It is a melancholy moment for us, Dodo readers, and, like Celia, we may want to shake her out from this nonsense. “There was something funereal in the whole affair, and Mr. Casaubon seemed to be the officiating clergyman, about whom it would be indecent to make remarks.”
In the midst of the funeral of Dodo’s youth, Mr. Booke’s rambling, miscellaneous mind saves the day and makes us smile: “But you must have a scholar, and that sort of thing? Well, it lies a little in our family. I had it myself — that love of knowledge, and going into everything — a little too much — it took me too far; though that sort of thing doesn’t often run in the female-line; or it runs underground like the rivers in Greece, you know — it comes out in the sons.”
And, once again, Casaubon’s words later on ring to us with double meaning – but, this time, once Dodo’s youth is about to be plucked, the double meaning is drenched in melancholy, rather than wit: “I have been little disposed to gather flowers that would wither in my hand, but now I shall pluck them with eagerness (…)”.
We could not agree more, as the narrator then adds, “no speech could have been more thoroughly honest in its intention: the frigid rhetoric at the end was as sincere as the bark of a dog, or the cawing of an amorous rook. (…) Dorothea’s faith supplied all that Mr. Casaubon’s words seemed to leave unsaid: what believer sees a disturbing omission or infelicity? The text, whether of prophet or of poet, expands for whatever we can put into it, and even his bad grammar is sublime”.
In chapter VI, we entangle ourselves in Mrs. Cadwallader’s web of gossip. She married the man she wanted (the town’s clergyman), despite her family’s best wishes, and now enjoys playing the matchmaker. She tried to set up Dorothea with Sir James Chettam, and now is furious that the girl is going to marry Casaubon – a man with “one foot in the grave”, in Chettam’s jealous words.
There may be a parallel somewhere to Dorothea, who also marries the man she chooses, despite our best wishes. Mrs. Cadwallader, a woman who does not like to be contradicted, seems to be unaware of the extent to which she, in an odd way, may or may not be Dodo’s double: “”However,” said Mrs. Cadwallader, first to herself and afterwards to her husband, “I throw her over: there was a chance, if she had married Sir James, of her becoming a sane, sensible woman. He would never have contradicted her, and when a woman is not contradicted, she has no motive for obstinacy in her absurdities.“”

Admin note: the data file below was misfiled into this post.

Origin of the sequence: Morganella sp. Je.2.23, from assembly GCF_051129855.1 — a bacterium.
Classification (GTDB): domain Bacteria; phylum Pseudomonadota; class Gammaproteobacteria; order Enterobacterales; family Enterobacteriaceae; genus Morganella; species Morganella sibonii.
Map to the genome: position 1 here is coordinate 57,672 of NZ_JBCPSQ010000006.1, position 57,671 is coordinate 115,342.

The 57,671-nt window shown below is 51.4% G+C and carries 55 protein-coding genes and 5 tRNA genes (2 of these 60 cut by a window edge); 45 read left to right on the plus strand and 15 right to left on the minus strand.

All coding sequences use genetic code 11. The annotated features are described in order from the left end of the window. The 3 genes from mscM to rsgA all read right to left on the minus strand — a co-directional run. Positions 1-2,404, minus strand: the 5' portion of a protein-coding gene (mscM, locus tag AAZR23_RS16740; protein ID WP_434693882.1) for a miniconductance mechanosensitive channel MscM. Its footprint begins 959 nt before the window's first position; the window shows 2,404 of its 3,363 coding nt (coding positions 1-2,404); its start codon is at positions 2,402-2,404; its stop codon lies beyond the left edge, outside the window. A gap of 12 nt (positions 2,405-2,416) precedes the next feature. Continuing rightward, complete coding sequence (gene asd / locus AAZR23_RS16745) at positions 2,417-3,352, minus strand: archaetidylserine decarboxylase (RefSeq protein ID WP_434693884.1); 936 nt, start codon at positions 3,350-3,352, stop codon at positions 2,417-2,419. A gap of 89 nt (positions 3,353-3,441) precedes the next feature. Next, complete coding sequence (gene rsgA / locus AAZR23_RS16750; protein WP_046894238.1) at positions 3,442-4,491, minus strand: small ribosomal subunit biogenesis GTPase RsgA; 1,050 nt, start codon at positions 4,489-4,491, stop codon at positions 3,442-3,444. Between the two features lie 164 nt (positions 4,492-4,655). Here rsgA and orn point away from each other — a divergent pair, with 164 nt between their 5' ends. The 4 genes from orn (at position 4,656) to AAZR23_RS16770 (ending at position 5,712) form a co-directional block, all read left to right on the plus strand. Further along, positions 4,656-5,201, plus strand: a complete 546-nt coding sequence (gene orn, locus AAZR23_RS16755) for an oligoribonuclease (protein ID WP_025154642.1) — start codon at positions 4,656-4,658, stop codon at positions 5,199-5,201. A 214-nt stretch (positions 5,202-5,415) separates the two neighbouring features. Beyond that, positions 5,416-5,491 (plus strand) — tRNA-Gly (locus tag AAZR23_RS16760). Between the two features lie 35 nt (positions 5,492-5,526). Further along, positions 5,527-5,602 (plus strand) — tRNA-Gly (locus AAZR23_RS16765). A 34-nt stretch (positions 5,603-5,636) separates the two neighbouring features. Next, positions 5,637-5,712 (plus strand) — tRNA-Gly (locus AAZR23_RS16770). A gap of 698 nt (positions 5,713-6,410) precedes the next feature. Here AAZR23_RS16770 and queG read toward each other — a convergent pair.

And so, in a tangled web of misunderstanding, melancholy, wit, and gossip, we enter your study of provincial life through Middlemarch’s lab. “No Victorian novel approaches Middlemarch in its width of reference, its intellectual power, or the imperturbable spaciousness of its narrative (…)”, wrote V.S. Pritchett in the The Living Novel (1946), “no writer has ever represented the ambiguities of moral choice so fully.” Like your characters, we have a partial view, and, most probably, we are wrong about something that will turn out to be essential to the whole.
“Even with a microscope directed on a water-drop we find ourselves making interpretations which turn out to be rather coarse (…)”. As your narrator has already warned us, “interpretations are illimitable.” We can go anywhere from here. We are being gifted the imperturbable spaciousness of ambiguity. It’s a difficult but precious gift.
“You have your own opinion about everything, Miss Brooke, and it is always a good opinion.”
What answer was possible to such stupid complimenting?
“Do you know, I envy you that,” Sir James said, as they continued walking at the rather brisk pace set by Dorothea.
“I don’t quite understand what you mean.”
“Your power of forming an opinion. I can form an opinion of persons. I know when I like people. But about other matters, do you know, I have often a difficulty in deciding. One hears very sensible things said on opposite sides.”
“Or that seem sensible. Perhaps we don’t always discriminate between sense and nonsense.” – George Eliot, Middlemarch
“We mortals, men and women, devour many a disappointment between breakfast and dinner-time; keep back the tears and look a little pale about the lips, and in answer to inquiries say, ” Oh, nothing!” Pride helps us; and pride is not a bad thing when it only urges us to hide our own hurts — not to hurt others.” – George Eliot, Middlemarch
“Oh, Mrs. Cadwallader, I don’t think it can be nice to marry a man with a great soul.”
“Well, my dear, take warning. You know the look of one now; when the next comes and wants to marry you, don’t you accept him.”
“I’m sure I never should.”
“No; one such in a family is enough. – George Eliot, Middlemarch
About the book
- Penguin Classics, 2003, 853 p. Goodreads
- First published in instalments, from 1871 to 1872
- Discussed here: Prelude & Chapters 1-6
- Project: A Season in Middlemarch